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In my application I use a static library with header file foo.h

In my build script I use a gcc -I flag -I./lib.

The foo library is in a directory ./lib/foo. In my main application I include foo.h as

#include "foo/foo.h"

Now I'm refactoring part of my application as a library, bar, that I expect to statically link to another application. This library bar depends on foo. With my current project layout, I could include foo in bar as

#include "foo/foo.h"

However, that would force users of bar to place foo in a directory called foo.

Is the standard thing to do in this case the following?

Add an -I flag to the build script that allows including foo in bar with just

#include "foo.h"
share|improve this question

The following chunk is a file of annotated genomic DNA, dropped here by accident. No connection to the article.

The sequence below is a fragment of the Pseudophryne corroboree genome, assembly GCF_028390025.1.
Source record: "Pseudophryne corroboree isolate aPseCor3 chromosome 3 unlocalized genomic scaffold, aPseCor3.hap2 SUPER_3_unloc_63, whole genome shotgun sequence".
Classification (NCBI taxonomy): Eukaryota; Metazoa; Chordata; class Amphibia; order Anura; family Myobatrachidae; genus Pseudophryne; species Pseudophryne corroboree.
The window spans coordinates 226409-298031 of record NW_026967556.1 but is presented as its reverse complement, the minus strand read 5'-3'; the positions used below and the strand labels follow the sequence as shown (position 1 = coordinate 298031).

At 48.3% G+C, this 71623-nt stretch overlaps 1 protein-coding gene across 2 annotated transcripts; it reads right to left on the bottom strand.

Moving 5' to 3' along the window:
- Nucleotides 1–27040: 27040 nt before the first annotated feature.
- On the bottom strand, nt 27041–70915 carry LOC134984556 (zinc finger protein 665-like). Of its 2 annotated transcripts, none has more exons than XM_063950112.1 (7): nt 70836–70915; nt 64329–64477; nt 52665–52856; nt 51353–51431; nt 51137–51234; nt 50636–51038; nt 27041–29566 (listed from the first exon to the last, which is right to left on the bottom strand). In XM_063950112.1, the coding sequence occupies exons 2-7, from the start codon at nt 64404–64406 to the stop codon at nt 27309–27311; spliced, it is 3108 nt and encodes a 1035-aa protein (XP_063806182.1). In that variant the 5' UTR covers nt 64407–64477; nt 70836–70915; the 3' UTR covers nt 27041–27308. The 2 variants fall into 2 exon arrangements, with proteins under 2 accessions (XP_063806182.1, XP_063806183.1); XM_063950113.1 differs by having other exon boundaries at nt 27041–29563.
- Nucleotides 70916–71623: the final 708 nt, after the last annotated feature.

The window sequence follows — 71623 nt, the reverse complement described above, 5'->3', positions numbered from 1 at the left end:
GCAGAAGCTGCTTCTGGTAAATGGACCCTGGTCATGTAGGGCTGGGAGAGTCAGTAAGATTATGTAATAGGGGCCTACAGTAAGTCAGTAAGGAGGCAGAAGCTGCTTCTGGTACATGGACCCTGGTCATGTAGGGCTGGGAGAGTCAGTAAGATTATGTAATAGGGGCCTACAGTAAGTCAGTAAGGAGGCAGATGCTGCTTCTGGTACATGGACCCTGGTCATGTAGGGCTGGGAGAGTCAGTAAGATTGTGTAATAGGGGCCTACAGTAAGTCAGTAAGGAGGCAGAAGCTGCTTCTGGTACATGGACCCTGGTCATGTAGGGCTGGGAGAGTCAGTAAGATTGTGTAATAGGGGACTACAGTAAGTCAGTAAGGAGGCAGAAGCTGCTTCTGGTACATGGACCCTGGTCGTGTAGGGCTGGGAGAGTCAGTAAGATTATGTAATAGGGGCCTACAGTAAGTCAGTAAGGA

Sounds sensible. The #include file names (and any hierarchy) should organize logically, not by random implementation details. – vonbrand Mar 14 '14 at 1:49
up vote 1 down vote accepted

The reason for using folder structures with include files is to prevent collisions with header files of the same name. For instance, lets say I am using a library for encryption, and they have a header file called "status.h". At the same time I want to use a messaging library, and they have also have a header file named "status.h". They cannot coexist in the same directory and if you make the directory an include path it may not know which one you want to include. If you keep them seperate you can include both:

#include "encryption/status.h"
#include "messaging/status.h"

So the answer to your question depends on how likely you think the name of the include files will conflict with other include files of other libraries. If it will never conflict then what you are suggesting is fine. If it will conflict them make them use the directory.

Happy coding!

share|improve this answer
    
I didn't consider that, thanks. In this case foo.h has quite a unique name, so I think I'll go with my proposed solution. – OregonTrail Mar 14 '14 at 2:00

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